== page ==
Tag Archives: wordplay

I love malapropisms

What is a malapropism?

mal·a·prop·ism   /ˈmæl ə prɒpˌɪzəm/     noun
1. an act or habit of misusing words ridiculously, especially by the confusion of words that are similar in sound.
2. an instance of this, as in “Lead the way and we’ll precede.”

-Random House Dictionary

I think malapropisms are an excellent form of wordplay (when used intentionally) that demonstrates mastery of the language. They’re also just plain funny. And, they can serve as sort of a test to see how “with it” your audience is. The Australian comedy Kath & Kim is rife with them, as is the short-lived American remake of it.

Some examples

  1. She’s bleeding! Somebody call an ambience!

  2. That’s too expansive for my budget.

  3. Disparate Housewives

  4. Evaporate the dance floor!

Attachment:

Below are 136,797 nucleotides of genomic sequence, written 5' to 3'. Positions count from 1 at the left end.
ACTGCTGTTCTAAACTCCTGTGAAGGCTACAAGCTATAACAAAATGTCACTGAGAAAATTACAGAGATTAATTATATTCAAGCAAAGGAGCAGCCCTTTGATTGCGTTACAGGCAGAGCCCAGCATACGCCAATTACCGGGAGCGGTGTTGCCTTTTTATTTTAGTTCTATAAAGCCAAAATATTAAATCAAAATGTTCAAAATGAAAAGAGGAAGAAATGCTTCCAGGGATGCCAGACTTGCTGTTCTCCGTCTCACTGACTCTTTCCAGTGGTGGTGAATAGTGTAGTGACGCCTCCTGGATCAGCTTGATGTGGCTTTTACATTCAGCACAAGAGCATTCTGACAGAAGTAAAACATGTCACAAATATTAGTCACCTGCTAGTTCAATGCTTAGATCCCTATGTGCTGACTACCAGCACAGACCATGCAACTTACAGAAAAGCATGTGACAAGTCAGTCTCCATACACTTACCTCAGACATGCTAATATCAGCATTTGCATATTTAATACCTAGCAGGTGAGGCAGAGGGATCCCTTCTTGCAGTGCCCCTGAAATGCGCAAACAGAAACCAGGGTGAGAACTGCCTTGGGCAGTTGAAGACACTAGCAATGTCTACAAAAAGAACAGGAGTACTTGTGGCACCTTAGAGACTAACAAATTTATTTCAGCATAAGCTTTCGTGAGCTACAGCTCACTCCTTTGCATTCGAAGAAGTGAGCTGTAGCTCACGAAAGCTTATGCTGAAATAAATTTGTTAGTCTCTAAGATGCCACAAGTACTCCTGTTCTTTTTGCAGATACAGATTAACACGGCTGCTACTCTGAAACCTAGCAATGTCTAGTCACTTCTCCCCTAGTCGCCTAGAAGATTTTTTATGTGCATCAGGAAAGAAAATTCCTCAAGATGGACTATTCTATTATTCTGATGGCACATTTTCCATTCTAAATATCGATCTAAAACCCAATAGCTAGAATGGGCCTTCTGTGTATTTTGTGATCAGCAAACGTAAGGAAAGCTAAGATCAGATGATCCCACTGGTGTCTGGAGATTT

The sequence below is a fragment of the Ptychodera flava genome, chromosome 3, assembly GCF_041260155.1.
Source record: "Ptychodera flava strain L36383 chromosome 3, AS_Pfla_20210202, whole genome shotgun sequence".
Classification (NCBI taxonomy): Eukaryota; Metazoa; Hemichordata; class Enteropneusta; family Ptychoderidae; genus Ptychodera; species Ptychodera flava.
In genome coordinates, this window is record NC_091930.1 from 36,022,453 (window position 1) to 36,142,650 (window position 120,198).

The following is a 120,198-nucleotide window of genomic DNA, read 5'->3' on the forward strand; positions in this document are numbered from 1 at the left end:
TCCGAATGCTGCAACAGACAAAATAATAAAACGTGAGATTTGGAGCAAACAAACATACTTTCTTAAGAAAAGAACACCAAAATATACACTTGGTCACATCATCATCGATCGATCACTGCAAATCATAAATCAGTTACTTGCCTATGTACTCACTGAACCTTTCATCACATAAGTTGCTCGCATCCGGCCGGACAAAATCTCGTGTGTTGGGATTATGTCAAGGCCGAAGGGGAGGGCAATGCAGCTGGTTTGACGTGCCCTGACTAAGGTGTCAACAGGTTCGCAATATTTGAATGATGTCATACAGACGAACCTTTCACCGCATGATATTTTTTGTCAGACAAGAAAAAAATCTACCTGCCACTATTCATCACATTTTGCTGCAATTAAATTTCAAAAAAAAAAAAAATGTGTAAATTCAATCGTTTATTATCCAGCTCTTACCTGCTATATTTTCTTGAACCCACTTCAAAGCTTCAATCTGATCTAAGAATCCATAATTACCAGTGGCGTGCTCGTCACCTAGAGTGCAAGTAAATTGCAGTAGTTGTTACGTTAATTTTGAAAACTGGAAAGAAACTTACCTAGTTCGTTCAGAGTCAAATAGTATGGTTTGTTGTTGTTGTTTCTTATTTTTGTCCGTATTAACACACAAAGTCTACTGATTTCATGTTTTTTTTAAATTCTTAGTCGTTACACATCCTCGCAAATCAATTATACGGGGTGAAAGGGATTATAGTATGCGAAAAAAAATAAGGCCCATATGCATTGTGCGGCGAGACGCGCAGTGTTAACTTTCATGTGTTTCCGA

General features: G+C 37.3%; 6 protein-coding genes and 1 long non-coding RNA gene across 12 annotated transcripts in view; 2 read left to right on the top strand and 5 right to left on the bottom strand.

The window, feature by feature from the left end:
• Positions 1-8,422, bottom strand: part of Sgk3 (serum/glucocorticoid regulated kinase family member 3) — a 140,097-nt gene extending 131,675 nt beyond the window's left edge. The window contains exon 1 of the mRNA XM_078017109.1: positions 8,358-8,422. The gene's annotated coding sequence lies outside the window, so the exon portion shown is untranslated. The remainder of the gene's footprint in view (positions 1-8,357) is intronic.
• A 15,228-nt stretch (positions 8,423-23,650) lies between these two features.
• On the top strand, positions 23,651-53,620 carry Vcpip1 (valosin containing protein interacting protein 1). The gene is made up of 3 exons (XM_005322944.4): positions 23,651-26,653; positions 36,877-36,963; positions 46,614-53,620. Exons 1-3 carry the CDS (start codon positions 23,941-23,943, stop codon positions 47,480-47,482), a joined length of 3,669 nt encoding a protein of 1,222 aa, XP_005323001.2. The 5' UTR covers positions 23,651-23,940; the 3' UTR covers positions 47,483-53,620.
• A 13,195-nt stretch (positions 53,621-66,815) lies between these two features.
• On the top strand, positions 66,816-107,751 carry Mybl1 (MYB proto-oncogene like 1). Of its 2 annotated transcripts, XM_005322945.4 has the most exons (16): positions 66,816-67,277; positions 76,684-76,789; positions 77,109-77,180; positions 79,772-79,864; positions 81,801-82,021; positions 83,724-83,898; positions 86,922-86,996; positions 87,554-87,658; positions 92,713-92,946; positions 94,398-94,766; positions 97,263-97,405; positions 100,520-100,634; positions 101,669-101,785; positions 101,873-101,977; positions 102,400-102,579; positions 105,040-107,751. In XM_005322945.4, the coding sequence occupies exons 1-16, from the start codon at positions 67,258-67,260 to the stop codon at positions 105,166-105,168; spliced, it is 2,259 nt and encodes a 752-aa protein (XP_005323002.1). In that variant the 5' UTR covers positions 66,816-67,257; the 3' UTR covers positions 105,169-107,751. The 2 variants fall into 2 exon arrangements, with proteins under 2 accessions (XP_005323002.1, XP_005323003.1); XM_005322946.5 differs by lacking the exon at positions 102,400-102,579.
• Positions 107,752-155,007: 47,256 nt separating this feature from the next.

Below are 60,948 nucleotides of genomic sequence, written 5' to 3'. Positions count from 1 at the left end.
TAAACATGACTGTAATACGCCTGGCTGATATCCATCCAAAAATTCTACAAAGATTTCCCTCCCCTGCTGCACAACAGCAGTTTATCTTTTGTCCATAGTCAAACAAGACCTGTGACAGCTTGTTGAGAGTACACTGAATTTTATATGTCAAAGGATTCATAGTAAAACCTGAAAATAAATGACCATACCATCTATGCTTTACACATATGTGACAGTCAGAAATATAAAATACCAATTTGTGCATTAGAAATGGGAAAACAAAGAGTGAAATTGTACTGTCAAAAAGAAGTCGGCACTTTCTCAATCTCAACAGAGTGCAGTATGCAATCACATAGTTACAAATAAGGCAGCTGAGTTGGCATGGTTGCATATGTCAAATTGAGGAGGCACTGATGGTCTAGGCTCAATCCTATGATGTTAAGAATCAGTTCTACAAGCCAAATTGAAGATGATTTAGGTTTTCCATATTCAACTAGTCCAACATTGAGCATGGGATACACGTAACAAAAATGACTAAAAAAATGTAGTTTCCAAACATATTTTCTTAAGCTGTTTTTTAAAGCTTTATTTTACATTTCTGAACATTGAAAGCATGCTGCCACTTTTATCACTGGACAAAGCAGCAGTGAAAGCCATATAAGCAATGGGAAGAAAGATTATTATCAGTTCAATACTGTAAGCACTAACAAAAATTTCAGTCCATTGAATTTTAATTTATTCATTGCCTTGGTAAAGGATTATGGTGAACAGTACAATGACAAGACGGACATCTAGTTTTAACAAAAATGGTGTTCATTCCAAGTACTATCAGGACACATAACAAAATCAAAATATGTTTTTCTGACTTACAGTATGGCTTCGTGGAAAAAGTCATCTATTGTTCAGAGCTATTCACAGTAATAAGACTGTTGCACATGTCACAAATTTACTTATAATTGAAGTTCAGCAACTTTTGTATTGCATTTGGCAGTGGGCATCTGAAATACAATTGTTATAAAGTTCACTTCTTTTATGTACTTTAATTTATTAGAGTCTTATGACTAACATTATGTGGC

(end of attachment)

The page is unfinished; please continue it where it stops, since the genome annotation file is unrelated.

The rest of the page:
5. This church dates back to circle 1700.

  6. Weapons of mass production

  7. The embargo will have huge economical impact.

  8. What exactly are you incinerating?

  9. I completely agree… I conquer.

  10. The database is a suppository of information.

  11. A-B-C-Malicious!

  12. Idealistically, we’ll all be there on time.

  13. Men are weary of commitment.

  14. Overcoming terrible diversity

  15. It’s been a point of pretention between us.

  16. Why is everyone conjugating in the hallways?

  17. He was diagnosed with prostrate cancer.

Add your own in the comments field below!

A word of caution

Using malapropisms can make you look unintelligent if the other party catches the discrepancy but doesn’t understand your sense of humor. So use them with care if you think your audience is in this middle territory.


Image source: http://en.chessbase.com/portals/4/files/images2/2003/ambigram03.gif